Several reports have noted that Russian composer Alexander Scriabin’s (1871–1915) premiere of his orchestral work Prometheus in 1911 was performed without the clavier à lumières part, as it would seem that the device was not in a functioning condition for live execution (Peacock 1988). In 1914, attempts with Rimington to realize the instrument (tastiera per luce) were put on hold by the war. It is finally at Carnegie Hall in 1915 that the public could appreciate this work in its entirety, considered to be the first to include a part for a light instrument within the orchestra (Fig. 5). Engineer Preston S. Millar from General Electric supervised the realization of the instrument used for the premiere. This instrument, called the chromola and designed especially for the work of Scriabin, would popularize light keyboards in America and pave the way for a multitude of similar proposals. These include the two-octave controller (1920) for Adrian Klein’s scenic lighting design and Mary Hallock-Greenewalt’s Sarabet (1919), whose research even lead to a patent on light notation.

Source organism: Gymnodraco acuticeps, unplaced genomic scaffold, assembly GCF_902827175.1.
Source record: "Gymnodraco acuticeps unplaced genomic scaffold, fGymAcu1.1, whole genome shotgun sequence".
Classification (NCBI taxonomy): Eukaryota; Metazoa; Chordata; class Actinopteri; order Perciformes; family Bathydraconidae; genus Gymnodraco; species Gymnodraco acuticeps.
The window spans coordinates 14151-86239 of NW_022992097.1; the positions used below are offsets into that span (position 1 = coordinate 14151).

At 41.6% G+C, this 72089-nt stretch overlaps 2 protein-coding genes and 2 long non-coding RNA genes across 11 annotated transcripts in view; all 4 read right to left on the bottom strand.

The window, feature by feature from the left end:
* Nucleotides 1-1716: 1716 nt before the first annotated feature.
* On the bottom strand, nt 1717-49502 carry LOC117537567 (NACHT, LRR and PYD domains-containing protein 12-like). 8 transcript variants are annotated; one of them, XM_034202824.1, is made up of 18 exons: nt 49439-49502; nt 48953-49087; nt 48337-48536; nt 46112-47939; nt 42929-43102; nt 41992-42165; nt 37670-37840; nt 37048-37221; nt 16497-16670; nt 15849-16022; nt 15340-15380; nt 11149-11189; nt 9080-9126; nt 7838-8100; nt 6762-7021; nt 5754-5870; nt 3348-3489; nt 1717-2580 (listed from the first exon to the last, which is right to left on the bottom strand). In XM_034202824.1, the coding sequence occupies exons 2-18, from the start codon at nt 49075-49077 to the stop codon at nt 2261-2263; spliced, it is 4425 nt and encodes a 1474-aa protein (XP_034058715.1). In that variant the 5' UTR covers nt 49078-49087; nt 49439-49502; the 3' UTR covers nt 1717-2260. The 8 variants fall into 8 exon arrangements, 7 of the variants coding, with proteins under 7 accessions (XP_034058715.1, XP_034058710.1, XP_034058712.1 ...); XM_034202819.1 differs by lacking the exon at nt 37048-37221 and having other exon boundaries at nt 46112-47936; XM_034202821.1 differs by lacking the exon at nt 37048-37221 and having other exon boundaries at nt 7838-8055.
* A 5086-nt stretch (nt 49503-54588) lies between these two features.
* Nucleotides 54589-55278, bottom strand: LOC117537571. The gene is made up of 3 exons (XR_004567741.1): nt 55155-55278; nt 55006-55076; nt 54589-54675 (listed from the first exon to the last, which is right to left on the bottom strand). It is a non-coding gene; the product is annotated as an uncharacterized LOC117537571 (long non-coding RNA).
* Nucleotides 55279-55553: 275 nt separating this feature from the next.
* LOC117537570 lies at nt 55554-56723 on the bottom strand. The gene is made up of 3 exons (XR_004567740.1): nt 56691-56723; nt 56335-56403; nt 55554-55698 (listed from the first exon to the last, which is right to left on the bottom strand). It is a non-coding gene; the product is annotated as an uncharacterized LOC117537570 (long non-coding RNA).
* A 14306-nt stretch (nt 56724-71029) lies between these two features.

There is a controversy surrounding Scriabin’s supposed synesthesia. 1[1. Synesthesia, or coloured vision, is a neurological condition by which two or more senses are associated. When the senses involve vision and hearing, there is talk of synopsy or colourful hearing. Many musicians belong to the list of famous synesthetes: Olivier Messiaen, Jean Sibelius, Franz Liszt, Alexander Scriabin as well as Thom Yorke, Pharrell Williams and Marina Diamandis.] By a phenomenon that may seem strange nowadays, colourful vision or synopsy was fashionable in the artistic circles of the time. Thus the subdivision of the luminous spectrum according to the cycle of fifths, as observed in Prometheus, leaves some doubt as to the condition of the composer. Synopsy is known to present fortuitous associations between sounds and colours for each synesthete and the very symmetrical propositions of Scriabin are more reminiscent of a compositional organization than a neurological condition. Moreover, Scriabin’s proposal is but one of a number of approaches to the organization of colour correspondence since the early 1700s (Fig. 6). Immediately obvious is the diversity of proposals, if not their arbitrariness. Of this profusion of approaches really only one association emerges that corresponds to physical phenomena: the luminous spectrum is divided according to the equal-tempered Western chromatic scale. The rainbow thus occupies the precise space of an octave.